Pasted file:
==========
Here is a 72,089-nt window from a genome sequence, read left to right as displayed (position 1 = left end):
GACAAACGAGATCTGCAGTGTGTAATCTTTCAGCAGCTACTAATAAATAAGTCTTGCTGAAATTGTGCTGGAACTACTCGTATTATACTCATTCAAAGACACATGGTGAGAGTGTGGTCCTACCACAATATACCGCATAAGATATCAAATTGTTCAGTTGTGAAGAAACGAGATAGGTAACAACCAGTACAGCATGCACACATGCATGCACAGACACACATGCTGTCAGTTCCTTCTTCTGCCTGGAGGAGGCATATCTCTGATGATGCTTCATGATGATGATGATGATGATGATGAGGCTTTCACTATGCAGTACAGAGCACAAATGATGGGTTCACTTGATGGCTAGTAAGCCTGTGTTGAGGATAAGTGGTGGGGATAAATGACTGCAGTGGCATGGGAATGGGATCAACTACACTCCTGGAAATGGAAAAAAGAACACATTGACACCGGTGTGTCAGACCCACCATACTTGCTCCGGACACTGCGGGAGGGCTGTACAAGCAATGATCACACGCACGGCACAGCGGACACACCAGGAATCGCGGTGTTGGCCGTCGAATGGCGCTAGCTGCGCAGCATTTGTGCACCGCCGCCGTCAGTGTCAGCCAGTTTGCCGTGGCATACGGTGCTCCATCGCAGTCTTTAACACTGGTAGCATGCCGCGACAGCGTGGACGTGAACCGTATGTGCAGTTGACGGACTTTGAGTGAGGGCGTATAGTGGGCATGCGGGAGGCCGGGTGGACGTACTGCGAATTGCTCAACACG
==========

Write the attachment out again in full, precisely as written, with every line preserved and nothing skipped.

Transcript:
Here is a 72,089-nt window from a genome sequence, read left to right as displayed (position 1 = left end):
GACAAACGAGATCTGCAGTGTGTAATCTTTCAGCAGCTACTAATAAATAAGTCTTGCTGAAATTGTGCTGGAACTACTCGTATTATACTCATTCAAAGACACATGGTGAGAGTGTGGTCCTACCACAATATACCGCATAAGATATCAAATTGTTCAGTTGTGAAGAAACGAGATAGGTAACAACCAGTACAGCATGCACACATGCATGCACAGACACACATGCTGTCAGTTCCTTCTTCTGCCTGGAGGAGGCATATCTCTGATGATGCTTCATGATGATGATGATGATGATGATGAGGCTTTCACTATGCAGTACAGAGCACAAATGATGGGTTCACTTGATGGCTAGTAAGCCTGTGTTGAGGATAAGTGGTGGGGATAAATGACTGCAGTGGCATGGGAATGGGATCAACTACACTCCTGGAAATGGAAAAAAGAACACATTGACACCGGTGTGTCAGACCCACCATACTTGCTCCGGACACTGCGGGAGGGCTGTACAAGCAATGATCACACGCACGGCACAGCGGACACACCAGGAATCGCGGTGTTGGCCGTCGAATGGCGCTAGCTGCGCAGCATTTGTGCACCGCCGCCGTCAGTGTCAGCCAGTTTGCCGTGGCATACGGTGCTCCATCGCAGTCTTTAACACTGGTAGCATGCCGCGACAGCGTGGACGTGAACCGTATGTGCAGTTGACGGACTTTGAGTGAGGGCGTATAGTGGGCATGCGGGAGGCCGGGTGGACGTACTGCGAATTGCTCAACACG